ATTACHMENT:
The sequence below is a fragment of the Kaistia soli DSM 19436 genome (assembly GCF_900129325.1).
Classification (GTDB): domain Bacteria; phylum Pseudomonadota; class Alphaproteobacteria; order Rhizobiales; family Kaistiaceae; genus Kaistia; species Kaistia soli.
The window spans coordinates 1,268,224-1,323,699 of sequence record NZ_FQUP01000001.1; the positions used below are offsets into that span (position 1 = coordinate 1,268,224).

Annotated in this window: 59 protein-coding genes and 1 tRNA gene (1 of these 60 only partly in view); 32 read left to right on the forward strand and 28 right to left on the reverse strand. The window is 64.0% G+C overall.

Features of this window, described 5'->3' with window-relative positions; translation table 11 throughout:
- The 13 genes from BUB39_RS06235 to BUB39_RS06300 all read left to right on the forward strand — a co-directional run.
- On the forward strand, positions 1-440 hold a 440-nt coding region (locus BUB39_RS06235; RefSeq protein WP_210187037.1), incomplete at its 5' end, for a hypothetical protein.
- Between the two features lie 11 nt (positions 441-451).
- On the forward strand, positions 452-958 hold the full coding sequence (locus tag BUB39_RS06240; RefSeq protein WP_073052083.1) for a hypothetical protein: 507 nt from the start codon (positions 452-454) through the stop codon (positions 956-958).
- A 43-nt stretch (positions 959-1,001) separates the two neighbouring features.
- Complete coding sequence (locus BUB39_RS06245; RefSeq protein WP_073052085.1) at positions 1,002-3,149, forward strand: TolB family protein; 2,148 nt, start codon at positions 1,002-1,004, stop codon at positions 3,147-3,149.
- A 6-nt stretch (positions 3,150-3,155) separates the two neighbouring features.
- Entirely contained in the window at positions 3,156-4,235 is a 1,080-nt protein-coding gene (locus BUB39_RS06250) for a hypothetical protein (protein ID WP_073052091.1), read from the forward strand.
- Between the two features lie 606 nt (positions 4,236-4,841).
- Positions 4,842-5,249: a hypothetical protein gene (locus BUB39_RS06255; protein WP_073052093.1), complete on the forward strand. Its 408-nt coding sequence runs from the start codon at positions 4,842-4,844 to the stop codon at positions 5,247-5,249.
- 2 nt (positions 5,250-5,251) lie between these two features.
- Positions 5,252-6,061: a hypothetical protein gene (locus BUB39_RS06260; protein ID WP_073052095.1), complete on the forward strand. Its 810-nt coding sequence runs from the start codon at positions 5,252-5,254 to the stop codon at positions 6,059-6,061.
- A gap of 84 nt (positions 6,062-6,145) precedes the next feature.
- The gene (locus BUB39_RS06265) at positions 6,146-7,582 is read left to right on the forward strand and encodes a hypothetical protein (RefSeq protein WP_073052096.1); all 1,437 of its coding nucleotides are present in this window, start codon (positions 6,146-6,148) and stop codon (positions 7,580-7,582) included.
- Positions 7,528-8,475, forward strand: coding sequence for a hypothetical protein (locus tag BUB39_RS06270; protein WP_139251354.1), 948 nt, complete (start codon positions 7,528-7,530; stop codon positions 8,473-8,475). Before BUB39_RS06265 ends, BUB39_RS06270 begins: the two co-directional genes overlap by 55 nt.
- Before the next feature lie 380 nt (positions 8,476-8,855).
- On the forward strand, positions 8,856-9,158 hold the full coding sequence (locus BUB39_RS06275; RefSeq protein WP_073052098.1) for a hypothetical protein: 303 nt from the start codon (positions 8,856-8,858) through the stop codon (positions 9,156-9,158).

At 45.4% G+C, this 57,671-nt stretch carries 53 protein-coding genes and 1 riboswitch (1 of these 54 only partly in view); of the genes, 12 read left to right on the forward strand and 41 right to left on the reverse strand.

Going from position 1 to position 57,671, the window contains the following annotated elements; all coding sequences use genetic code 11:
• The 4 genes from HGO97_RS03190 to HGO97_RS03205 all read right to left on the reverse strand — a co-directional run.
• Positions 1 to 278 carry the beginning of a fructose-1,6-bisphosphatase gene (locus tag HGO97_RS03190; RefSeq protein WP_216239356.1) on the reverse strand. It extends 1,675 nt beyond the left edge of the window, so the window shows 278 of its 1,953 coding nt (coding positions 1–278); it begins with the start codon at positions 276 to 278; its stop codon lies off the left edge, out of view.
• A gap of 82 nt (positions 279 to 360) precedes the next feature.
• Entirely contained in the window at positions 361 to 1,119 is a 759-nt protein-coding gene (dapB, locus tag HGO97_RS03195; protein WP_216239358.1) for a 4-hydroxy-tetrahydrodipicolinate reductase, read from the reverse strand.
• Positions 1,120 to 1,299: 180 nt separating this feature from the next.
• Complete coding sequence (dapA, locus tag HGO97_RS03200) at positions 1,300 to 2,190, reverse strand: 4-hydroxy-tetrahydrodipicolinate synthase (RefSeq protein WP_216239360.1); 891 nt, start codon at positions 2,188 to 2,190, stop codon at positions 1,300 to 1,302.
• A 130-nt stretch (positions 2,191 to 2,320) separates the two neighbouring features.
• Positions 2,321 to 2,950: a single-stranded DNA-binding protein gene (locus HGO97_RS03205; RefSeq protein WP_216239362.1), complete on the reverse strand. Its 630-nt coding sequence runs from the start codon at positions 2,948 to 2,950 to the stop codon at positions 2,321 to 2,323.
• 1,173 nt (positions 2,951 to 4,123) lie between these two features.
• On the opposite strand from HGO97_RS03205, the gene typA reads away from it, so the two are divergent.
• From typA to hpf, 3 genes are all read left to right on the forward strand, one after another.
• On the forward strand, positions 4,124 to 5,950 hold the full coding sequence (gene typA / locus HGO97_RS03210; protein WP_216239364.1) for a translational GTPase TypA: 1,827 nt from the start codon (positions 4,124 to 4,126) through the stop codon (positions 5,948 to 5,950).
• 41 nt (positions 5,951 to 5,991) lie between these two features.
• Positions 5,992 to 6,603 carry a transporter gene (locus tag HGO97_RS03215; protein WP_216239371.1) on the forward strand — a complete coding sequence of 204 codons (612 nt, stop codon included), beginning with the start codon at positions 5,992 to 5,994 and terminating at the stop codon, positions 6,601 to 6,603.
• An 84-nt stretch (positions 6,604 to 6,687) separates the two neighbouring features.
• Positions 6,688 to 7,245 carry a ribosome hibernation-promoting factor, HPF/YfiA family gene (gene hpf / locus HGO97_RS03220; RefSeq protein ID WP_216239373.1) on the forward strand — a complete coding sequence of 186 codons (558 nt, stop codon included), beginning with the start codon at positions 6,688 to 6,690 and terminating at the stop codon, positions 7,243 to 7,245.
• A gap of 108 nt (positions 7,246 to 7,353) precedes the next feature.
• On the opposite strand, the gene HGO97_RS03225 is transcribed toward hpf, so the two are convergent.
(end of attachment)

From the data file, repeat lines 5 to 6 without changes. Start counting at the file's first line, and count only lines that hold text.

Features of this window, described 5'->3' with window-relative positions; translation table 11 throughout:
- The 13 genes from BUB39_RS06235 to BUB39_RS06300 all read left to right on the forward strand — a co-directional run.